Yesterday as we were pulling up to church, Vivienne decided she didn’t want to go to her class. She wanted to go to “big church” with us.
In my mind, I was thinking, “I’m not prepared for this! I don’t have any paper or coloring books or anything to ‘distract’ her during the sermon! Why???”
But instead of letting her see my panic, I tried to prep Vivi as best as I could. She’s an observant kid. She stood and watched as everyone sang, then she watched as the offering buckets were passed. (In hindsight, I should’ve given her some money to put in.) The whole time, though, she kept asking when Pastor David was going to get onstage.
Once our pastor began preaching, I could see Vivienne getting restless. I let her follow along in my Bible as he read from the book of Joshua.
I answered her loudly whispered questions.
I worried about being a distraction to those around us.
Then she grabbed a notecard from the seat in front of us and decided to take notes. I kid you not. The sermon was from Joshua 1:6-10. Go read it. Then check out what she wrote.
Y’all. This is proof to me that little ears are always listening. She picked up on the most important thing from the sermon.
God is strong.
God is strong. Not me.
I can’t do this hard thing He is asking me to do. But God is strong and He can help me.
Did you have children’s church when you were little?
I don’t think Children’s Church was a thing when I was a kid 35 years ago. I can remember sitting in “big church,” being shushed a lot, and being bored to tears. (Sorry but it’s true.) I can remember being so sleepy, wishing I could lie down in my mom’s lap. I also have vivid memories of one of my brother’s friends sleeping on the pew behind us, snoring loudly. Now that was funny!
When Peter and I started having kids, Children’s Church was becoming a thing. And I loved it! Who doesn’t want a place for their two-year old to go where they can hear stories about Jesus, sing songs about God’s goodness, and play?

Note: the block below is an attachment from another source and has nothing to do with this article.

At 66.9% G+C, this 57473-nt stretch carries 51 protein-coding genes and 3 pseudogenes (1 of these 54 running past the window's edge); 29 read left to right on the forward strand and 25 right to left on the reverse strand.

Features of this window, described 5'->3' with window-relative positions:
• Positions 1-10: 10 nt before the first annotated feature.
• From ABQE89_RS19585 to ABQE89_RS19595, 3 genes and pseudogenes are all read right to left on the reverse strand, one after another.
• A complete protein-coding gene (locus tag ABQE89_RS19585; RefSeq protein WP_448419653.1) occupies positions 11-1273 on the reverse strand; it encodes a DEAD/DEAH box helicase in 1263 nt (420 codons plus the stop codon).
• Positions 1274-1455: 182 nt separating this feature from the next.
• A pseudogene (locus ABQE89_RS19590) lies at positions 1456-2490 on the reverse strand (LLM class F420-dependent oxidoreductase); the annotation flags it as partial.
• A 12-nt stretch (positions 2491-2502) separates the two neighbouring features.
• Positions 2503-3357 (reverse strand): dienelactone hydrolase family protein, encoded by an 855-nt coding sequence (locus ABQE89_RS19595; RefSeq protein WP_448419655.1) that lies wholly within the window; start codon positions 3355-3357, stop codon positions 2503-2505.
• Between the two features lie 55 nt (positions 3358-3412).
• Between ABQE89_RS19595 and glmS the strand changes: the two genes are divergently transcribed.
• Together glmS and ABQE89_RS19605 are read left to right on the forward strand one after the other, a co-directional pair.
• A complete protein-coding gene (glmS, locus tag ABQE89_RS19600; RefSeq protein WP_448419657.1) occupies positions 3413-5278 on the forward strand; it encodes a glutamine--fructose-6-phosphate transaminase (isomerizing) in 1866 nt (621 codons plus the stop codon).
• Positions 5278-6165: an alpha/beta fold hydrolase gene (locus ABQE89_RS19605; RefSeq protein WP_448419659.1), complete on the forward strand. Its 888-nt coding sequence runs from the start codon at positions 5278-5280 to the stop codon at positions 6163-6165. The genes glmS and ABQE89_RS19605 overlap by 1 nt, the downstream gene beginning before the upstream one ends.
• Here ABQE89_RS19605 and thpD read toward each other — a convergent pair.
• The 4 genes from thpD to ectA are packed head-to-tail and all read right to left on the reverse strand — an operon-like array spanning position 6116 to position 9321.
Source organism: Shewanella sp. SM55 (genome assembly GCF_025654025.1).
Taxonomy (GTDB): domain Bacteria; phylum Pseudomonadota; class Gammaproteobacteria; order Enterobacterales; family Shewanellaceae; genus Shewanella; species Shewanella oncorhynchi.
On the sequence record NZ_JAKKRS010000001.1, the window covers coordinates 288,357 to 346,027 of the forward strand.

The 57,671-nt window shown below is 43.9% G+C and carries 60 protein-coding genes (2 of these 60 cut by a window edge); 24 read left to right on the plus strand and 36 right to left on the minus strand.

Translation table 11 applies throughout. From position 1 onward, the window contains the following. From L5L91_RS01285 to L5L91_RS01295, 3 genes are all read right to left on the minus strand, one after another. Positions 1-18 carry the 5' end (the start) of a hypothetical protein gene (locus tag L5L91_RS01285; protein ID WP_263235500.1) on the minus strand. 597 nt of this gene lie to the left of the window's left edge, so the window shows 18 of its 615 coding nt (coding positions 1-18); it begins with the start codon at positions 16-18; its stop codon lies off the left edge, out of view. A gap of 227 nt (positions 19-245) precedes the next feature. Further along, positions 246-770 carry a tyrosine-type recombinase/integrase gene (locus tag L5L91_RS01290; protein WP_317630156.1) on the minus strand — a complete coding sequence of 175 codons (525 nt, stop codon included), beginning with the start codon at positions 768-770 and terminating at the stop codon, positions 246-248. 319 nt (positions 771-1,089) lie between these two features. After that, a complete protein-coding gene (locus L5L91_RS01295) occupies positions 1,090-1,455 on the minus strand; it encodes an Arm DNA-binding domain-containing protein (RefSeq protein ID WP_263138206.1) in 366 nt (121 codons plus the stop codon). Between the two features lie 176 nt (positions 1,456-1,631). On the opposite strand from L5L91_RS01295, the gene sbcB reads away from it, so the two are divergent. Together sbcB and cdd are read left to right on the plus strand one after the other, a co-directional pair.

A few months ago, a friend on Facebook posted about a book she was reading which really intrigued me, and I couldn’t get it out of my mind. The book was called Parenting in the Pew and the premise of the book is that we should have our children in the worship services with us instead of in children’s church.
I decided to read this book, particularly because the church we’ll be attending when we move to Tennessee has done away with children’s church for kindergarten aged kids and older. I was hoping to gain some serious wisdom from this author. (Really, I wanted a step-by-step guide to how I should handle my kids in church – particularly Jonah.)
In the book the author talks about the importance of Children’s Church for young children up to about age 4, but she notes that children should be doing many of the same things in their service that the adults are doing – learning the tenets of the faith and the traditions of their particular denomination so when it’s time for them to actually attend “big church,” they are prepared for what is happening.
This book was so good for me, giving practical ideas for helping young children participate in “big church.” Here are just a few examples:
- Expect high standards. Prepare your children by telling them exactly what will happen in the service. Most kids are capable of sitting for an extended period of time.
- Have a printout of the worship songs for that particular day. Many churches now choose to project lyrics on a big screen, but kids have difficulty reading from a screen. Having words easily accessible will encourage them to sing and participate.
- Have your child sit closely to you, and let them follow along in the Bible as the pastor reads.
- Answer as many questions as possible that your children ask. If a question requires a longer answer than you can give, make sure to answer it on the way home.
- If possible, find out what the sermon will be on and then look for coloring sheets or activity pages relating to that passage of Scripture.
- Give your child a notebook and allow him to take notes or draw pictures – but only if they relate in some way to the sermon.
I know that kids get bored in worship service and frankly, I worry how Jonah will do when we move. But even if your child only gets one thing out of the sermon, like Vivienne did yesterday, that’s still awesome in my book.
What are your thoughts on Children’s Church versus children in the worship service?
Do you think you would have better success if your church equipped you with knowledge and resources before expecting kids to sit with you?
What are some things that make you nervous about having children in the worship service with you?
And for the record, I’m not against Children’s Church. At all! I actually love it for preschoolers and younger elementary kids. But I think there are pros and cons to anything we do, and everyone has to choose what they think is best for their own family.